World Cup Fantasy Journal: Lessons learned [Matchday 4]

I decided to put together a journal about the 2022 Fantasy World Cup, where I write down some of my ideas and experience about the game.

It could help me make better decisions in future Matchdays and future similar fantasy competitions (Fantasy EURO 2024, Fantasy World Cup 2026, etc).

I try to formulate some principles and hypotheses that could prevent me from making stupid or emotional moves, that would lead to losing points.

Here are my notes, intended for future me, or you, Fantasy Football Reports readers. If you have something similar to share as well, feel free to write a comment below.

Matchday 4 (R16) notes

  • Hypothesis: Stick to the best player. If a very good player (Dumfries, Blind, Depay) does not deliver in Group Stage, it does not mean he will keep blanking. If he has good stats, he might finally deliver, and he might deliver big. Statistical principles like The law of large numbers and the Theory of Clusters will deal with that.

Matchday 3 notes

  • Principle: Always expect the unexpected. We think we know which teams will do well and which payers will score fantasy points but truth is, we do not.
  • Hypothesis: keep faith in talismans from weaker teams (like Shakiri, and Mitrovič) – 2 attacking returns in 3 matches is what you should hope for
  • Hypothesis: if a good player is benched in very good fixture (Fullkrug against Costa Rica with 9 points off the bench) despite all logic saying he should start, he might deliver from the bench.

Matchday 2 notes

  • Principle: Do not chase points of previous Matchdays. Many people went for Saka after his brace in Matchday 1, only to see him blank in Matchday 2.
  • Principle: Have realistic expectations from your players. 2 returns per 3 matches is what you should hope for. Everything more is a bonus.
  • Note: Do not be afraid to go with a template team (a similar team as other fantasy managers have). We all use similar decisions making processes, and a majority of managers use the same stats (as there are no other stats we can use) when making decisions. And similar decision-making processes lead to similar results (similar teams). That’s why we all are basically picking players into our team from the range of 25-30 players. If you decide to go different, it might not work out, as you are choosing the second best solution.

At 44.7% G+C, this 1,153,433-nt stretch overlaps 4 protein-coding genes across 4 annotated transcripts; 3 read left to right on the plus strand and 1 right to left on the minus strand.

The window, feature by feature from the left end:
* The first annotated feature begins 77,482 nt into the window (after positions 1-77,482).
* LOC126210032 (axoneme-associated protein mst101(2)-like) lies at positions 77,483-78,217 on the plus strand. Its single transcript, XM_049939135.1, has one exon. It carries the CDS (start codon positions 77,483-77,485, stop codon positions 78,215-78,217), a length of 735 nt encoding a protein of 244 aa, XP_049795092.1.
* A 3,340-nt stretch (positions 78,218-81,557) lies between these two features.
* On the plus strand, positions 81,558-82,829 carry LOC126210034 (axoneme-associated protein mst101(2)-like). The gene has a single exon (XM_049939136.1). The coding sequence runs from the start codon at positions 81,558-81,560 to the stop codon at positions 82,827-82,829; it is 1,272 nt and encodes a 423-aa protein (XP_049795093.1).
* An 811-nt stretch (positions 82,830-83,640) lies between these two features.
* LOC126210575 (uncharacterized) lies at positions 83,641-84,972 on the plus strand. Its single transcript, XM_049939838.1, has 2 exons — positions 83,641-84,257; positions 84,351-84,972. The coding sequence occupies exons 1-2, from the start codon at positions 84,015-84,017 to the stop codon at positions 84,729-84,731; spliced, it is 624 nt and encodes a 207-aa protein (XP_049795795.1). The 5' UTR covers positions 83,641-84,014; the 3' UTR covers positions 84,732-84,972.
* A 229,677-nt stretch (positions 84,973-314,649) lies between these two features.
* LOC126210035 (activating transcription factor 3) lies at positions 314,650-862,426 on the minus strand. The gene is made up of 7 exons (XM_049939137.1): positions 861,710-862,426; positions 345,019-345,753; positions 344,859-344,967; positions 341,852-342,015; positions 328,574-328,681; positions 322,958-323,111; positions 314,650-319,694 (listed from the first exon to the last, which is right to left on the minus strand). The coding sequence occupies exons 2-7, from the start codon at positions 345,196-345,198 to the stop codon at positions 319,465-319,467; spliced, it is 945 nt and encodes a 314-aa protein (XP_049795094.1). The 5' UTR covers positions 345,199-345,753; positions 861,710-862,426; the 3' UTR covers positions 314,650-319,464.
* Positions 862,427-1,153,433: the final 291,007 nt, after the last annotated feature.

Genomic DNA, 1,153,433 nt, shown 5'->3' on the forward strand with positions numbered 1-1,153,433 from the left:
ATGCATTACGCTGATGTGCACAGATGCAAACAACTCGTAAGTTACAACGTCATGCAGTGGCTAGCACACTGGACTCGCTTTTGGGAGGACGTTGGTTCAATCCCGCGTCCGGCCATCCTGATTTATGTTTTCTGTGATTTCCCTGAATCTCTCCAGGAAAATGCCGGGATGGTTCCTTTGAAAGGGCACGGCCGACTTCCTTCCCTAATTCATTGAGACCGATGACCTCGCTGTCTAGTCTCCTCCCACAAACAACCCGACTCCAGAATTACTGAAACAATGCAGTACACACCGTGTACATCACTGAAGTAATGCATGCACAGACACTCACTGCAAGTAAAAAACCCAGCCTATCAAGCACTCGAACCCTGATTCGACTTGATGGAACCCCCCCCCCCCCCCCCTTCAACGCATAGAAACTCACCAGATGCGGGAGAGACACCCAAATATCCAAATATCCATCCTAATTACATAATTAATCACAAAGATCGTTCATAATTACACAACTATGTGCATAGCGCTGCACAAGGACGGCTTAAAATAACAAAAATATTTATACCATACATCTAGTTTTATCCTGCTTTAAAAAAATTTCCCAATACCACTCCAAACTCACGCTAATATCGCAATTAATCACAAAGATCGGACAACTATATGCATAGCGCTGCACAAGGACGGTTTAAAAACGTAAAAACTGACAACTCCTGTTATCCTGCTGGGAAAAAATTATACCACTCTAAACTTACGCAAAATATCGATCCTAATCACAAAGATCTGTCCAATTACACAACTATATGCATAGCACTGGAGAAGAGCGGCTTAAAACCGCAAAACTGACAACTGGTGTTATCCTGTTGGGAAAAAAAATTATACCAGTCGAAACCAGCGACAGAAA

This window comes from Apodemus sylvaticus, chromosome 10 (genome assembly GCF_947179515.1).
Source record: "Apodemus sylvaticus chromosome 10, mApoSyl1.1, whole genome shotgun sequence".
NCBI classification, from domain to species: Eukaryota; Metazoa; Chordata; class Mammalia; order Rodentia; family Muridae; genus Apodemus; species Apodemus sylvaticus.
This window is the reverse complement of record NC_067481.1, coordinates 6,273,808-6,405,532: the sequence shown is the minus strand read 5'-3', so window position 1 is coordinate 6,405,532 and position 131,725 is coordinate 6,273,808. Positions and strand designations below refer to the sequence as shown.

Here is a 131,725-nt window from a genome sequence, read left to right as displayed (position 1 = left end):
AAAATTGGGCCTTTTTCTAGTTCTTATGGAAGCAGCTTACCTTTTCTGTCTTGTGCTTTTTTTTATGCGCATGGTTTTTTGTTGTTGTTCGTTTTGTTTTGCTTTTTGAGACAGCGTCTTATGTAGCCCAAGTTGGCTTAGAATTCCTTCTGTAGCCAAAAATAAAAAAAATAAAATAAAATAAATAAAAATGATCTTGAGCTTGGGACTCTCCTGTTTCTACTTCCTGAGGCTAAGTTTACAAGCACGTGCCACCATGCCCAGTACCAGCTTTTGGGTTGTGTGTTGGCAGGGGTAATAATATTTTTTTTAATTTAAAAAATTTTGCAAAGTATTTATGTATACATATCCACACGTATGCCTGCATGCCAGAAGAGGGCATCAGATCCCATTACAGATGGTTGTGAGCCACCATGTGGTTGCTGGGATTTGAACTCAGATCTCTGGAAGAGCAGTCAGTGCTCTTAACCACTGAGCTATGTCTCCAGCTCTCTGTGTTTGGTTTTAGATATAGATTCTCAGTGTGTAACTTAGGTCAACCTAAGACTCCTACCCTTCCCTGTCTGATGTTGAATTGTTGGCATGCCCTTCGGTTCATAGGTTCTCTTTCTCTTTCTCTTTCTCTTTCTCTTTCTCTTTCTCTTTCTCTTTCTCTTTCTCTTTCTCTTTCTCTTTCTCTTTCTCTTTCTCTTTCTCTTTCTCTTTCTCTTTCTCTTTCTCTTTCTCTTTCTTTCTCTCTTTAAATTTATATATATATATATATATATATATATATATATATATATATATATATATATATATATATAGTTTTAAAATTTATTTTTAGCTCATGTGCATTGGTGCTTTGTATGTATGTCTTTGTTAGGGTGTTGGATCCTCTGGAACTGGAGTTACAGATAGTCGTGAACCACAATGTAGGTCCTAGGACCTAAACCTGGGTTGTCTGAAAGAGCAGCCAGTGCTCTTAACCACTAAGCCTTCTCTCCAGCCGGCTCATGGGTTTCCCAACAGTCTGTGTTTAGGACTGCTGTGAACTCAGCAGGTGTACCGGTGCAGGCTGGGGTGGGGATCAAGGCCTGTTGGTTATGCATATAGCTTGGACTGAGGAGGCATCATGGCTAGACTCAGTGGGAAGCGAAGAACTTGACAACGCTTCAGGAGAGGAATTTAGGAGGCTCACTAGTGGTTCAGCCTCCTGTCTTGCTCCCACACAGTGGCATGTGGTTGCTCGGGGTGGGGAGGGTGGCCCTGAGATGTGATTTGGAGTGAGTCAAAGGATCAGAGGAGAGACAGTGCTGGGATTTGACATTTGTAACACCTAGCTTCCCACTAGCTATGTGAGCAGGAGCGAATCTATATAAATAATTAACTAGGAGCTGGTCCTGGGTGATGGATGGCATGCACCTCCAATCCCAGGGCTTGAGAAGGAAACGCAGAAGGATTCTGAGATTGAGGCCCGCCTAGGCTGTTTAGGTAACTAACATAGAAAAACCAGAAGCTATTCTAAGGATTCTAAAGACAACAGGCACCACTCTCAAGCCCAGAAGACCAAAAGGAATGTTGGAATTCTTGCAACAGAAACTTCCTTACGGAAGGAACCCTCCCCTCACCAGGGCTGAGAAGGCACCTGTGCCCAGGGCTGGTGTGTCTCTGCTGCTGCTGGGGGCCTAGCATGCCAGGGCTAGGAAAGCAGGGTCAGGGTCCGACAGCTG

• Note: Don’t overlook big players in their tough fixtures. Best players can do well even in the bad fixtures. (Mbappe brace in the “toughest” game of the Group against Denmark).

Matchday 1 notes

  • Hypothesis: Talismans do well even for weaker teams. Never overlook talismans that are key players for their nation (Valencia, Taremi, Bale). They could do well in any fixture. Fantasy points in big teams might get spread around to many good players. But in weaker teams, fantasy points might get concentrated around a few good players. And those talismans (like Valencia, or Taremi) are much cheaper. So when selecting a cheaper player, focus on talismans.
  • Principle: When it comes to changing the captaincy, always stick to the number (captaincy threshold) and never violate it no matter how tempting it is. So when the first captain score equal or more points than the captaincy threshold, keep the armband on the first player. Captaincy’s change from Messi (7 points) to De Bryune (4 points) would not work out. The captaincy threshold we set before the tournament was 6 points.
  • Hypothesis: clean sheet odds in tournaments like World Cup do not mean as much as in UCL Fantasy or FPL. Weaker teams focus on their defense. Every defensive mistake is costly, so even weaker teams can keep an odd clean sheet when facing an opponent of similar strength (Tunisia, Ecuador, Poland, Mexico, Croatia, Switzerland, Morroco, Korea Republic). Stronger teams rely on their attacking power so might concede while still winning the match by a big margin (England 6:2 Iran, France 4:1 Australia).
  • Note: Triple up on players from one nation that have the best fixture (Argentina 1:2 Saudi Arabia) always looks nice on paper. Sometimes it works and sometimes it does not. If you want to make sure that some surprising result will not affect your fantasy team output, do not triple up regarding how good the fixture looks before the deadline. If you want to manage risks, go max 2 players per team.


Matej Šuľan

Fantasy Football enthusiast with two top 1k finishes in FPL. Best FPL overall rank: 119th in 2019/20 season. Five top 500 finishes in UCL Fantasy, best overall rank: 23rd in 2018/19 season. Founder of Fantasy Football Reports.


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